History


31 May 2006

Western civilization began to worship power when it began to doubt significance. The reason Lewis, Chesterton, Williams, Tolkien, and Thomas Howard fascinate us so much is that they still live in the medieval world, a world chocked-full of the built-in, God-designed significance. That’s why they all think analogically, sacramentally, imagistically. For them everything means something beyond itself. Everything is not only a thing, but a sign full of significance. Modernity, confining itself to the scientific method as the model for knowing reality, deliberately induces in itself what Lewis calls a dog-like state of mind, full of facts and empty of significance. Point to your dog’s food, and he will sniff your finger. Show a baby a book, and he will try to eat it rather than read it. Show modern man a lion, and he will try to tame it and make money out of it in a circus, and smile superiorly at the quaint old medieval who saw it as the King of Beasts and the natural symbol in the animal kingdom of the great King of Kings. -Peter Kreeft

14 May 2006

While it is my belief that some of the theories discussed by these characters may have merit, each individual reader must explore these characters’ viewpoints and come to his or her own interpretations. -Dan Brown on his FAQ.

What is it about so many of our contemporaries that they think we gain intellectually by entertaining patently false history? “It made me think,” we are told.

If you must do engage in this, how about doing it with something less damaging? Here’s something to ponder:

“Jack of Jack’s Pipe is a 14-foot tall mutant who came from the planet Meepzorp in 1323 BC.”

Ok, please discuss, explore, and come to your own interpretation. Do it. Go on. Do it.

11 May 2006

At the heart of liberty is the right to define one’s own concept of existence, of meaning, of the universe, and of the mystery of human life. -Anthony Kennedy from a 1992 ruling

Some of you may recall that piece of dime store theorizing, wittily ridiculed by Antonia Scalia as the “Sweet Mystery of Life passage.” Well, here’s an excerpt from Dan Brown’s site:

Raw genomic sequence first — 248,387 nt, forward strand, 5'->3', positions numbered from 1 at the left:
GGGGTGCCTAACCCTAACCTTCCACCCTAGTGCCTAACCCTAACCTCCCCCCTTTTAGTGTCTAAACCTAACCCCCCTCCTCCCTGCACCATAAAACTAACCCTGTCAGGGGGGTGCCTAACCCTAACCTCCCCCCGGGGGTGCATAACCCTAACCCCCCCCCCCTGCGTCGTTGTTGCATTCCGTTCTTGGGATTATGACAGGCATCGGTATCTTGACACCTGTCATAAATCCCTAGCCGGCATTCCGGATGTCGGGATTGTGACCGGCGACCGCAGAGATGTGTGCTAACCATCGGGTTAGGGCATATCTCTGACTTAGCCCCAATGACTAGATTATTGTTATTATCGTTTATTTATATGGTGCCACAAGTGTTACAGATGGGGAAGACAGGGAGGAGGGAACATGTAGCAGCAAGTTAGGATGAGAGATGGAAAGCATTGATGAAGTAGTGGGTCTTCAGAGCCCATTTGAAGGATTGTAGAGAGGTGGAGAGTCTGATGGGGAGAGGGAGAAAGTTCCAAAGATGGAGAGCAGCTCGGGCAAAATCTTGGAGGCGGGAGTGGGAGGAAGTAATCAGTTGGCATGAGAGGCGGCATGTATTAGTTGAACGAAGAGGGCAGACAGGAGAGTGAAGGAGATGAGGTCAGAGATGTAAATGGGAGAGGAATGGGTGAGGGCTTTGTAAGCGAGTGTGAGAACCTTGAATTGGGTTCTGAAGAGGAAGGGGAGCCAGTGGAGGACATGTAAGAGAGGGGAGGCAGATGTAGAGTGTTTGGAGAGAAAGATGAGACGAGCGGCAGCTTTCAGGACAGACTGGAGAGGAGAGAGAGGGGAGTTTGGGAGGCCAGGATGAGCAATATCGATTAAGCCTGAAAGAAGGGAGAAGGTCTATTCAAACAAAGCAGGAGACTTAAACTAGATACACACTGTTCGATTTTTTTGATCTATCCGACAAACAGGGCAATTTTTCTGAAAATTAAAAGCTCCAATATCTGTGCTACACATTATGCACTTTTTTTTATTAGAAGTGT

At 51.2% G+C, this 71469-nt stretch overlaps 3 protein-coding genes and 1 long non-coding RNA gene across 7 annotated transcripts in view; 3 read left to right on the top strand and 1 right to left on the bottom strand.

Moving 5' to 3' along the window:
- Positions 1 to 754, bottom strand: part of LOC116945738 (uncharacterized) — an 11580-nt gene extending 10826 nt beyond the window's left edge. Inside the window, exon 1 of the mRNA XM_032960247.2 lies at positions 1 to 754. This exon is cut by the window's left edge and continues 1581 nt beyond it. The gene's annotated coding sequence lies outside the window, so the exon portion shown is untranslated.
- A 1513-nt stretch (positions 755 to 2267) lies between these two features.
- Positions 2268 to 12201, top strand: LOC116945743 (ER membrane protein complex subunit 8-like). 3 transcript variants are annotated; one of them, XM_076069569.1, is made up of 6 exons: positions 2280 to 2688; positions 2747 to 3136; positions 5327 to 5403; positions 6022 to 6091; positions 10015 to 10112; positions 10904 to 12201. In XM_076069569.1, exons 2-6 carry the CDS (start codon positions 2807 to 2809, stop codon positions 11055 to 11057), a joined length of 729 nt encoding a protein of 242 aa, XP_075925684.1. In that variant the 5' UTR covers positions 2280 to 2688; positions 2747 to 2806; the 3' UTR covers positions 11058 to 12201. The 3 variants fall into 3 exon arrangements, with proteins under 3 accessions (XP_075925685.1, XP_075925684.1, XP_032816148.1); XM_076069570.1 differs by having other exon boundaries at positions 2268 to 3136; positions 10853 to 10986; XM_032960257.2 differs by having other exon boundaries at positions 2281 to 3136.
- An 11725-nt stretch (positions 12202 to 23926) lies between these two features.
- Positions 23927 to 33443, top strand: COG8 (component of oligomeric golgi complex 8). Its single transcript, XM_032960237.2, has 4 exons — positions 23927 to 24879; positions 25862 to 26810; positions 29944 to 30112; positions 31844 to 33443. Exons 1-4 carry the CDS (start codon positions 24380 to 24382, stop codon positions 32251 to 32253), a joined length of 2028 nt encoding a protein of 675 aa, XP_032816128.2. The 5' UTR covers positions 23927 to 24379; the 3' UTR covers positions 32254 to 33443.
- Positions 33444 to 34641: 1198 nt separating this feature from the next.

ARE YOU A CHRISTIAN?
Yes. Interestingly, if you ask three people what it means to be Christian, you will get three different answers. Some feel being baptized is sufficient. Others feel you must accept the Bible as absolute historical fact. Still others require a belief that all those who do not accept Christ as their personal savior are doomed to hell. Faith is a continuum, and we each fall on that line where we may. By attempting to rigidly classify ethereal concepts like faith, we end up debating semantics to the point where we entirely miss the obvious–that is, that we are all trying to decipher life’s big mysteries, and we’re each following our own paths of enlightenment. I consider myself a student of many religions. The more I learn, the more questions I have. For me, the spiritual quest will be a life-long work in progress.

That’s classic 21st century America pseudo-intellectualism for you, the confusion of broad-mindedness with, well, confusion. Never mind all that blunt business about the narrow gate (Matt 7:13), just hack out your own path to discovering “life’s big mysteries.” There’s just one rule: Don’t tread on me, brother. I am my way, my truth, and my life.

Compare all this with two verses considered so important that they were repeated. There isn’t anything very “ethereal” about them:

Jesus in Luke 12: